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Product recalls: crisis management

Product recalls present a unique challenge to an organisation; effective handling is essential if an organisation is to protect its reputation. Let’s look at three product recall case studies.


The Note 7 was released in August 2016 and was widely praised and purchased. Reports quickly emerged of the phone over-heating and in some instances bursting into flames.

The company acted quickly; announced a global product recall on 2nd September, spent large sums fixing the problem and issued replacements all in the same month. They claimed the fault lay with a damaged batch of batteries from just one supplier. They appeared to be putting customer safety ahead of profits, were quick to fix the problem and were praised for doing so. A seamless, if expensive, text book handling of a crisis from one of the world’s richest companies.

Then the replacement phones started catching fire. The recall started again and production ceased. Replacing a faulty product swiftly is one thing but when the replacement fixes nothing it makes the company look at best unfortunate and at worst incompetent. Read more about this incident.


When in 2013, horsemeat was found in meat products sold in supermarkets it was huge news. The scandal emerged when Irish food inspectors discovered horsemeat in frozen beef burgers sold by Iceland and Lidl. The sales of frozen burgers and other products plunged. Read more about food incidents.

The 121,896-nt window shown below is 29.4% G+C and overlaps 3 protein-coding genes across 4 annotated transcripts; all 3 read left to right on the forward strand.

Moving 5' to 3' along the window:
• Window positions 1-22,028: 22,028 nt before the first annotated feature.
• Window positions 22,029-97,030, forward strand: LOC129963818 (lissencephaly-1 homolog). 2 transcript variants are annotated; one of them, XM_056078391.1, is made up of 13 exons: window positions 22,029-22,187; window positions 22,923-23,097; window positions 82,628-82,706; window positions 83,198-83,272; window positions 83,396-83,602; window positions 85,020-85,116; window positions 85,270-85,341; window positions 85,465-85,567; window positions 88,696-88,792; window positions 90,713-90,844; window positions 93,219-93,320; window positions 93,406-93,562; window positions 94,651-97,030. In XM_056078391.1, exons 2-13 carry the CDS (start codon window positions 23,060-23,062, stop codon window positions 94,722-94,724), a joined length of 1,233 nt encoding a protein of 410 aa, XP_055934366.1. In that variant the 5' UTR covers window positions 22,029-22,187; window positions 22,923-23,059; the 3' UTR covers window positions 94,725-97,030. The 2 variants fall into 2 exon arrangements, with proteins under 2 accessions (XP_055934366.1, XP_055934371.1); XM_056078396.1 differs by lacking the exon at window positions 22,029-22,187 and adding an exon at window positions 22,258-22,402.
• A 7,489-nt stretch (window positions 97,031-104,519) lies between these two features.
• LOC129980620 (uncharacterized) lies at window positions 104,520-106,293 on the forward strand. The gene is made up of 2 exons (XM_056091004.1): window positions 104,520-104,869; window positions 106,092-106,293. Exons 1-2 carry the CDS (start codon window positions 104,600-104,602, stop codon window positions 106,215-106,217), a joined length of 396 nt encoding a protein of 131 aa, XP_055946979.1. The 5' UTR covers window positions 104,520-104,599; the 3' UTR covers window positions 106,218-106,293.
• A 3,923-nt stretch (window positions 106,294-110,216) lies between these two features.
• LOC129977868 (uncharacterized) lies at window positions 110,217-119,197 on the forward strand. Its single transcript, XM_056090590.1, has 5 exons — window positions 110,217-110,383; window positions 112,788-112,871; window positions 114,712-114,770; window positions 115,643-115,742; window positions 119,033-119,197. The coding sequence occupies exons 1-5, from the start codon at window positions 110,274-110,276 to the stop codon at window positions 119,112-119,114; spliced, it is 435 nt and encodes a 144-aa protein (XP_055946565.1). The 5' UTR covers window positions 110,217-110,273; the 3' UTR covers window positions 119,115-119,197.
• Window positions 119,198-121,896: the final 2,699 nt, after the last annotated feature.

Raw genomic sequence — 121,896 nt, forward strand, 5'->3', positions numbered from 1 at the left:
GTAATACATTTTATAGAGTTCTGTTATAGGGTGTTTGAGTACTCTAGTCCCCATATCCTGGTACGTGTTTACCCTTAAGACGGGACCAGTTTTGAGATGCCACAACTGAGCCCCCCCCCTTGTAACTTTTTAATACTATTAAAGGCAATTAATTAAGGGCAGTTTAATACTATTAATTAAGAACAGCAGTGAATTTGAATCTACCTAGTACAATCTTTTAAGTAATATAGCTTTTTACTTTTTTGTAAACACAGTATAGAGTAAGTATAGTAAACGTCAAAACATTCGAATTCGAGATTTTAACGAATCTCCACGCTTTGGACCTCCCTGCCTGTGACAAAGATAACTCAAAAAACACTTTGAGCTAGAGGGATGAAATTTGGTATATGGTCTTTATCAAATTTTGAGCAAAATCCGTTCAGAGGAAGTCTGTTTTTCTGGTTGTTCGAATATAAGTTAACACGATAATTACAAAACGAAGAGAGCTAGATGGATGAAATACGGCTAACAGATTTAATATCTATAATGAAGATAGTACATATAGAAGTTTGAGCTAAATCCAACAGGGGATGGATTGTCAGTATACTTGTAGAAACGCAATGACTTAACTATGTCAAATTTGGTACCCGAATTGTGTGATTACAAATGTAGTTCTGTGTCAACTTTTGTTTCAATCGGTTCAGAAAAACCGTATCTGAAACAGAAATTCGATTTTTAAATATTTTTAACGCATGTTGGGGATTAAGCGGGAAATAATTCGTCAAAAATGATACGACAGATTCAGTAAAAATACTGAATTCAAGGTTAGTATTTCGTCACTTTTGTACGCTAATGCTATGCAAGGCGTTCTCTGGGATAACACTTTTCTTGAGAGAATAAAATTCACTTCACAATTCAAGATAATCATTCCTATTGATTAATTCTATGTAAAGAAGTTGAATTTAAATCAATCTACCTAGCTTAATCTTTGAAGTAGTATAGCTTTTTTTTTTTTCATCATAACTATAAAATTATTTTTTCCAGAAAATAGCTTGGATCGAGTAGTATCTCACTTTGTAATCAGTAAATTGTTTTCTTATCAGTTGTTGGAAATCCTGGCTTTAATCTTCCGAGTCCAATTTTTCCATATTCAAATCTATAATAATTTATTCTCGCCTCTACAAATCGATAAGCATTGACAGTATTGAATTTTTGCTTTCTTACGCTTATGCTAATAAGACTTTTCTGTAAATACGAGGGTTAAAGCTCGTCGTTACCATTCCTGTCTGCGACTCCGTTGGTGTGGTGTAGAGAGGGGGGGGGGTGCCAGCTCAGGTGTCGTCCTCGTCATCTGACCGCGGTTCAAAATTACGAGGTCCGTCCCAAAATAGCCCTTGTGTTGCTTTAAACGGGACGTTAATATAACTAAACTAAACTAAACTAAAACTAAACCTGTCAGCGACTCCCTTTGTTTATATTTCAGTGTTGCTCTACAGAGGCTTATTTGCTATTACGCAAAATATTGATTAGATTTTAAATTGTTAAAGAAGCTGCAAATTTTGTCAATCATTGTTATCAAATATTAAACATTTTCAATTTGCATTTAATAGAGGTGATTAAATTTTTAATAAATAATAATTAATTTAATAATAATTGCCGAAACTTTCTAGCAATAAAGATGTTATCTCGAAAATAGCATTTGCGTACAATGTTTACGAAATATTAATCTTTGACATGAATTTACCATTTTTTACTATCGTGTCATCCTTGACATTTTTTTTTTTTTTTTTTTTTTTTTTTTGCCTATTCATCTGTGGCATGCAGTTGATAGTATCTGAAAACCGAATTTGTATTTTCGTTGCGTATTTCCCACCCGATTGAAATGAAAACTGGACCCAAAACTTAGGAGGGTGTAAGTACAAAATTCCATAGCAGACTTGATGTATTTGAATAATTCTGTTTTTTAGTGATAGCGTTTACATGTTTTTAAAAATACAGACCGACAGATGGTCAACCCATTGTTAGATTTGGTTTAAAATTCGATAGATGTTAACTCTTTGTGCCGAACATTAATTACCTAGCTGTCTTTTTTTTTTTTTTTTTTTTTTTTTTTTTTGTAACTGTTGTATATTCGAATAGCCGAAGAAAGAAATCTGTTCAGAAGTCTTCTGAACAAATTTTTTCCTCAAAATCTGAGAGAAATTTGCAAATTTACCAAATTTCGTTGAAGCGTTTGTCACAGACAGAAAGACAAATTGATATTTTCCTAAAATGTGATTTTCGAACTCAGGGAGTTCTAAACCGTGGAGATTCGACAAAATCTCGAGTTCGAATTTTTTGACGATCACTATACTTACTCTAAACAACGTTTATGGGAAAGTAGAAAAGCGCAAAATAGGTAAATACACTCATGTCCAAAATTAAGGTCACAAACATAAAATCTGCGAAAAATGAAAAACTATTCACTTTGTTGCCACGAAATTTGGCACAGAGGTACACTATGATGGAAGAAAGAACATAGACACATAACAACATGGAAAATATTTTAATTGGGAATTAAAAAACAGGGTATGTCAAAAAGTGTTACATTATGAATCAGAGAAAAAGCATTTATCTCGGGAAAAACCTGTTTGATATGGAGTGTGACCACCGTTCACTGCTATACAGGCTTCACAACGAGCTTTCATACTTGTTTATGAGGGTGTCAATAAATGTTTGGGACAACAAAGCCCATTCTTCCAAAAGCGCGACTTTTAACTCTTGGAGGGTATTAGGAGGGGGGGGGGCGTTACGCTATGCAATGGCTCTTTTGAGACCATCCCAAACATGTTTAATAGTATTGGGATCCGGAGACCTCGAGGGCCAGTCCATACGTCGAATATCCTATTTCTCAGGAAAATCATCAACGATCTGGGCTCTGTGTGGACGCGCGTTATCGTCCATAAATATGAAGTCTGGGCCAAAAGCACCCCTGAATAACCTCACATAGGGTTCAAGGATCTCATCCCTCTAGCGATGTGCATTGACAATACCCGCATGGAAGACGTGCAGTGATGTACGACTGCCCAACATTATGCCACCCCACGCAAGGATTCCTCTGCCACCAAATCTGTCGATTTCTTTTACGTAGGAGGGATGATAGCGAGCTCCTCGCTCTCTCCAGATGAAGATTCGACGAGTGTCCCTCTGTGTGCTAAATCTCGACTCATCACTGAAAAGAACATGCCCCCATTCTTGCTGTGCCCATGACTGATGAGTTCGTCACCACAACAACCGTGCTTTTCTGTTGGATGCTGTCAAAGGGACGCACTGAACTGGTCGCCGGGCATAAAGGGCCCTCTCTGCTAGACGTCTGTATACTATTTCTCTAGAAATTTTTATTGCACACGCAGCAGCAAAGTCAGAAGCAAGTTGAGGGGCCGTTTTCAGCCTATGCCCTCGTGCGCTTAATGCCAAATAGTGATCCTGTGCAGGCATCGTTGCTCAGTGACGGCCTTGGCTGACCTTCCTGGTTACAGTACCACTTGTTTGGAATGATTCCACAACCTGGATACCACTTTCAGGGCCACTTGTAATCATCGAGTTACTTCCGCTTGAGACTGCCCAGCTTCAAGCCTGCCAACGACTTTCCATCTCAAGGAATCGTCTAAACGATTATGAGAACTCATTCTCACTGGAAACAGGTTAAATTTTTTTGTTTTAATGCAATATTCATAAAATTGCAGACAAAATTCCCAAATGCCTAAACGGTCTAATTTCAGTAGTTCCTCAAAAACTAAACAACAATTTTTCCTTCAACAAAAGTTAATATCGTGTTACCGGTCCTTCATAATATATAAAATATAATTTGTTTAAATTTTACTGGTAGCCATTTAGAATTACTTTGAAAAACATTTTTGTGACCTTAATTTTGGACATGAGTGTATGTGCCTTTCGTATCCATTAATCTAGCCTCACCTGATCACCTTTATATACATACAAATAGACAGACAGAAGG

Three separate but related recalls of automobiles by Toyota Motor Corporation occurred at the end of 2009 and start of 2010. The recalls came after reports that several vehicles experienced unintended acceleration.

It was widely considered that the recalls were botched as the company allowed the media and wider public to set the news agenda. One of the reasons for this was Toyota had huge problems identifying the source of the problems. One recall, covering over 4 million cars, involved sticky accelerator pedals. Later on, Toyota recalled 5.4 million cars whose pedals could get stuck on floor mats. Then Toyota said these were software problems.

From a PR perspective this meant that Toyota was constantly playing catch-up and never seemed to take control of the story.


At Crisis Solutions we teach skills and techniques that can sustain your reputation during product recalls. We do this through crisis simulations and crisis exercises, as well as training and advice on the preparation of crisis and business continuity plans.

We also provide media training that will help you deliver timely and consistent messages that are in touch with the public mood.

Crisis response is fundamentally about actions and communications. We teach both.


Whichever threats may jeopardise your business - at Crisis Solutions we can help you prepare